Gestational Iron deficiency
The majority of data that support this novel hypothesis come from our studies that are focused on iron deficiency, one of the world most prevalent nutritional deficiencies. In this paradigm we have shown for the first time that embryonic CNS tissue is not protected from iron deficiency during pregnancy, as commonly thought, and that early glial precursor cell populations are highly sensitive to changes in tissue iron concentrations. Thus, iron deprivation may lead to a failure to produce proper myelin by perturbing normal development of the precursor cell and oligodendrocyte populations that are responsible for axon myelination (Morath and Mayer-Proschel, 2001, Dev. Biol, 2002, Dev. Neurosci). Support for this hypothesis comes also from the observation that iron deficiency-associated defects cannot be cured by application of dietary iron during postnatal development. (see for summary Figure 2).
We have established rat and mouse models of gestation iron deficiency with and without anemia and focus on two ages of development where sufficient iron seems to be critically important for specific biological processes: (i) early embryonic telencephalic development and (ii) myelination of the auditory nerve postnatally.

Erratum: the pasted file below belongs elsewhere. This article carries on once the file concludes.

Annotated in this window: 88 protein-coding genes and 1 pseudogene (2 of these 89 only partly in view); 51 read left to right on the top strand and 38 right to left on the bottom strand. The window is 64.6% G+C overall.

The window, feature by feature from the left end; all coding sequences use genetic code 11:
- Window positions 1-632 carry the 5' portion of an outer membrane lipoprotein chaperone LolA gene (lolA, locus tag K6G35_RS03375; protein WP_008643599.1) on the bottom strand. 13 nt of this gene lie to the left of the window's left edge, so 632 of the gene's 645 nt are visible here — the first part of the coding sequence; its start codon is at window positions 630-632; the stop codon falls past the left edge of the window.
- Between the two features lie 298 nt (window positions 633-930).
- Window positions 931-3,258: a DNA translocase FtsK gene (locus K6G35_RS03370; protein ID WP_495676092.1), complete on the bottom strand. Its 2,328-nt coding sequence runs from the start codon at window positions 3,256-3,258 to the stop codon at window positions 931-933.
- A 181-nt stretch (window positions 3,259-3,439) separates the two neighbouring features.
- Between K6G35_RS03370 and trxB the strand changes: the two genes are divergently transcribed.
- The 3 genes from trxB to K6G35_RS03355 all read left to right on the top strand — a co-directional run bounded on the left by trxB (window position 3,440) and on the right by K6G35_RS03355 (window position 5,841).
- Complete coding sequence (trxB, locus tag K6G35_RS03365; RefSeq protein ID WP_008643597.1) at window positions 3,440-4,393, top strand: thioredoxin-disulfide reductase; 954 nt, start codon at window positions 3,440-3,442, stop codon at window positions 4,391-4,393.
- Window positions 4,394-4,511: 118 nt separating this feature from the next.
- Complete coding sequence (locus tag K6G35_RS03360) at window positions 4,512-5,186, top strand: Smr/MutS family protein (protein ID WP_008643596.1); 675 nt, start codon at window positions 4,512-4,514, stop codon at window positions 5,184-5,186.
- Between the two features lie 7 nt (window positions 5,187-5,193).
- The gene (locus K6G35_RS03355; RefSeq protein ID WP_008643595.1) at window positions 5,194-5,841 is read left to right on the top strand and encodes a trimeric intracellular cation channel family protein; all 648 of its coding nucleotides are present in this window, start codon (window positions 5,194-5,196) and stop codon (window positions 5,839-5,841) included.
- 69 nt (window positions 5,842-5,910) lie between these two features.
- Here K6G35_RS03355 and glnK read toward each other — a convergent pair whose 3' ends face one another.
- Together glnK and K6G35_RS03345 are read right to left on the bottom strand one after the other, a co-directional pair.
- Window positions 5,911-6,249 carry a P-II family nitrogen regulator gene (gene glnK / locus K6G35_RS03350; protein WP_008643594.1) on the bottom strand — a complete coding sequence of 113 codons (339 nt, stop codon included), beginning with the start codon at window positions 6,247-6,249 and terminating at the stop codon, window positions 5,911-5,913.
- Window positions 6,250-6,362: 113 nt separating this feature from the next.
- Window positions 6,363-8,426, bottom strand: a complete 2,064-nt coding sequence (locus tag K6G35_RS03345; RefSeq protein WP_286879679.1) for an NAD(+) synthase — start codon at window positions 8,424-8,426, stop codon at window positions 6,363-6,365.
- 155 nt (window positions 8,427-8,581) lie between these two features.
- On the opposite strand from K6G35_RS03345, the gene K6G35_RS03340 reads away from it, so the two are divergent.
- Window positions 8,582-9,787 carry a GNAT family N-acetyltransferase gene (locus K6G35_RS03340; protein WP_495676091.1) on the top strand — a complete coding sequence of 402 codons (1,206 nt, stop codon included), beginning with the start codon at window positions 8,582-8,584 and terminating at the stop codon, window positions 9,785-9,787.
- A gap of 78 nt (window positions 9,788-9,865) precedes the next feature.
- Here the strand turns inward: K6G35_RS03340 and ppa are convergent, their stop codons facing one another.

In the early embryo we are especially interested in the impact of insufficient maternal iron on embryonic patterning. We have discovered that important signaling cascades that are responsible for setting up a dorsal ventral gradient are impaired in iron deficiency embryos. We are currently investigating the molecular mechanism that is involved in this impairment.
In postnatal development we focused on the auditory nerve due to the ease by which auditory function can be measured in a non invasive manner. We have discovered a novel phenotype of demyelination that is associated with iron deficiency and affects not only myelination itself but the cross talk between axons and oligodendrocytes. The research in this area is now focused on extending these studies to other brain regions and to decipher the mechanism by which iron deficiency disrupts axon- glial interactions.
For work that involves auditory testing we collaborate with Dr. Josef Walton.
University of Rochester
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